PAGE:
Today is opening day to New York City's music festival: the big CMJ. Bands will be shooting in from all over the states to boast their skills and get recognized. Here are our top picks for today.
#1. The Wicked Tomorrow @ White Noise with sami.the.great, The Courtesy Tier and more. Acoustic sets all around. FREE and open bar at 6:30. Wicked Tomorrow are Black Angels or B.R.M.C. or Jon Spencer Blues Explosion - sleek city rock. Seeing them do an acoustic could be interesting. Here's a brand new single you can download for free or donate however much you'd like to the band.
#2. Black Taxi @ the Studio at Webster Hall - The Taxis play some pretty dance heavy rock, like a young, 1980's Rolling Stones.
#3. Wild Flag @ Bowery Ballroom - One of the new Pitchfork, NPR indie, girl group sensations. Most popular choice if you're into that sort of thing.
Junkyard Speedball by Left Lane Cruiser
by Sam Houghton
Classic rock is done, over with, washed-up and so over played that its lifeless corpse has been seen gasping for air in the desert like a sucked through raisin. It has become a nostalgic trip destined to plague the cover of the nostalgia tripping Rolling Stone Magazine until Bono finally gets hit by a bus. Unless of course you haven’t listened to new music. In that case, classic rock is fine – music to fill the void… music to get numb and dumb to. There are still plenty of folk out there who have not had the opportunity and still think U2 is inspiring music. And if you are one of those folk, I am jealous for it must take a great skill to be so ignorant and blissful… but if you’re tired with bliss, new music is out there. It makes you feel good and fresh and one with the young folk around you, which is doubly more inspiring than a billionaire in cheesy sunglasses.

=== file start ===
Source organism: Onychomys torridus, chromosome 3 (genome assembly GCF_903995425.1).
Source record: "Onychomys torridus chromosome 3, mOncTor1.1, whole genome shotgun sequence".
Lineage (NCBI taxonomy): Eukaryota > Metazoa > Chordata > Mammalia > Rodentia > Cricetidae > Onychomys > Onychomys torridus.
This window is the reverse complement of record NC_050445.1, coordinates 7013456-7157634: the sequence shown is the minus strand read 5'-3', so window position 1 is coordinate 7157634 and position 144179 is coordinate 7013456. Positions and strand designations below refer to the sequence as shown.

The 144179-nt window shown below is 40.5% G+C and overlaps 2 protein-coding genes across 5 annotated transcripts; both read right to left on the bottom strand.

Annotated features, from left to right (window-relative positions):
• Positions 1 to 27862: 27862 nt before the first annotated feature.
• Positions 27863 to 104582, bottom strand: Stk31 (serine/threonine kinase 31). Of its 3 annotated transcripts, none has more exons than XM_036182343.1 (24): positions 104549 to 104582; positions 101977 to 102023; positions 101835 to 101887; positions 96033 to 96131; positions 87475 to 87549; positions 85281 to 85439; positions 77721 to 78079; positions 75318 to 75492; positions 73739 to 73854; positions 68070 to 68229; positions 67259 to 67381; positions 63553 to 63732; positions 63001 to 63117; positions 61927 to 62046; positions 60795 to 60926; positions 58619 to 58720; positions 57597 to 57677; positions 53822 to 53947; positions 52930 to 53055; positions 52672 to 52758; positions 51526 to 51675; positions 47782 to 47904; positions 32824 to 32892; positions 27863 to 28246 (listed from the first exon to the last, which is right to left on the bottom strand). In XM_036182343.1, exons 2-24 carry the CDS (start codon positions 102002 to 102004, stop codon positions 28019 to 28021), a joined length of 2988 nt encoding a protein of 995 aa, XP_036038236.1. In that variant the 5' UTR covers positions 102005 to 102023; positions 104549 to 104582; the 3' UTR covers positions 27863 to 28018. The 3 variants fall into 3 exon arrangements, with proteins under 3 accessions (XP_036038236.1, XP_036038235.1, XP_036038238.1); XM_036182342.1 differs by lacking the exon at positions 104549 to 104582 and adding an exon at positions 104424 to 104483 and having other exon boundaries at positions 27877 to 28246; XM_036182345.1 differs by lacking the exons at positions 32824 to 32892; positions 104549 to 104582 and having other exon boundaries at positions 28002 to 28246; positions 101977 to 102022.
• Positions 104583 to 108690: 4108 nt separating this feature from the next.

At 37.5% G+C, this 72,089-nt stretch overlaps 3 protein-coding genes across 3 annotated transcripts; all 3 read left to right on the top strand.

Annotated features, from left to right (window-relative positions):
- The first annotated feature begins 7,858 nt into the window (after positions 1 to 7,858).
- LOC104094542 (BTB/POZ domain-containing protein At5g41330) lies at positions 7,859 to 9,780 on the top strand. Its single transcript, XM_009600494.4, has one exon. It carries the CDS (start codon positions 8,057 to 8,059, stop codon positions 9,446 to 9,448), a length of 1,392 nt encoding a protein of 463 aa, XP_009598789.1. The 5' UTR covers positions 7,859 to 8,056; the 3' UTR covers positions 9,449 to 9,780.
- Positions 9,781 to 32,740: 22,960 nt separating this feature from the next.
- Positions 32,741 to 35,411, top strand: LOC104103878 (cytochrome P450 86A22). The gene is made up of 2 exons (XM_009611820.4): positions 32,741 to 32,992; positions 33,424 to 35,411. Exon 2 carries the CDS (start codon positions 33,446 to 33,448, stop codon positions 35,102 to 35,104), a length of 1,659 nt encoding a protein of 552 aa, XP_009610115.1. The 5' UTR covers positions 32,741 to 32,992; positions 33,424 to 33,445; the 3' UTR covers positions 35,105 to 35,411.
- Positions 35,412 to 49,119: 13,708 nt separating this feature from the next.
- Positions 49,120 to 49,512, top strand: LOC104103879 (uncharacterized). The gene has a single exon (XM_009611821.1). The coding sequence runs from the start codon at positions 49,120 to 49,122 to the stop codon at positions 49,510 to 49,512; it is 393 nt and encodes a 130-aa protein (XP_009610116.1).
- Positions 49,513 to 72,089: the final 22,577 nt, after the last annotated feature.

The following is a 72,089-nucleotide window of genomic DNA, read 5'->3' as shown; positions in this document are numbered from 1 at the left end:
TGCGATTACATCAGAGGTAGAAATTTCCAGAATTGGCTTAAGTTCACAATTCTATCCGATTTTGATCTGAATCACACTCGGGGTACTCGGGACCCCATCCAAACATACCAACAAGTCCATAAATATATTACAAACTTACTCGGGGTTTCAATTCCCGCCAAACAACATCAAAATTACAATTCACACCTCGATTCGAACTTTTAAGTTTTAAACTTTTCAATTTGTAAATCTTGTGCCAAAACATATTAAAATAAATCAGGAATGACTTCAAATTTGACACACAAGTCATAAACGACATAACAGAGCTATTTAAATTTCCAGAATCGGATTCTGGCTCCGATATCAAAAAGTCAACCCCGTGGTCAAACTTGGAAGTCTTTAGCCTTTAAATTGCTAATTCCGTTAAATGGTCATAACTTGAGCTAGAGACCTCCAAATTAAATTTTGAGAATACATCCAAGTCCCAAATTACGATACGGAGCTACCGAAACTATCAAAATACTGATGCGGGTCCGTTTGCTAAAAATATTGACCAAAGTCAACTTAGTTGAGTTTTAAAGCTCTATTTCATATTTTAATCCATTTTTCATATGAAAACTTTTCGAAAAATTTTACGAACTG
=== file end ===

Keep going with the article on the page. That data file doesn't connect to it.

For those curious and still stuck in the past, I suggest you check out Left Lane Cruiser and their new albumJunkyard Speedball [Alive Records – 2011]. Their blues inspired, angry hobo rock will help ease you into this realm of new music. Junkyard Speedball is the third from the Cruisers, produced by Jim Diamond. This is an Alive Naturalsound Record’s classic: barebones, backwoodsy, pure bad ass rock and roll.
By Leah B.
Zach Condon's left arm could have a lot to do with Beirut's non-traditional indie-rock sound.
The band's lead singer, according to an interview with Treble Magazine, had an accident during childhood that caused his left arm to be an inch shorter than his right, making guitar very difficult to play. Naturally, he stopped guitaring and turned instead to less traditional instruments: ukuleles; accordions; trumpets; euphoniums and flugelhorns, mastered them, and thus creating Beirut's unique sound. Accident or not, it works.
So, is their new album, The Rip Tide [Pompeii Records – ‘11], true to their eclectic, folky sound? Original, unique, fresh sounds often seem to fizzle out after a couple of albums and reluctantly settle into the category of the bland and mundane. But what about Mr. Condon and his short left arm?
It is the 21st century, in the heat of the age-old question of simplicity versus complexity. No matrix yet, but damn close. Technology is developing at a ravenous pace. Stage floors are no longer open for strutting, but littered with electrical equipment. Depending on your preference, the pivotal question that may have destroyed the 80s has become more and more relevant: how do we wield our tools without losing the primal, down home feel?
by Sam Houghton
There must be some sort of liberating protons in the New Jersey ground water: Makes the bagels sweet and breeds a wild, sweeter strand of frontmen. We’re not talking wild in that sense that Iggy Pop or Mick Jagger were weird and wild and raunchy and threatening, but more to the point that in New Jersey, their hearts are thumping on their sleeves and they desperately need the audience to be right there with them, like a girl in heat, needing to spill the beans… with a whole load of feedback and saxophones and drums pounding behind them.
Perhaps I suffer from over-exposure to the Brooklyn, uber-cool showmen with electrical gadgets spilling out of their pores that has become thankfully cliché, but I think there is something to be said for the resurgence of highly emotional Springsteen inspired bands like Titus Andronicus and The Gaslight Anthem and the swelling number of underground rock bands in New Jersey like The Everymen.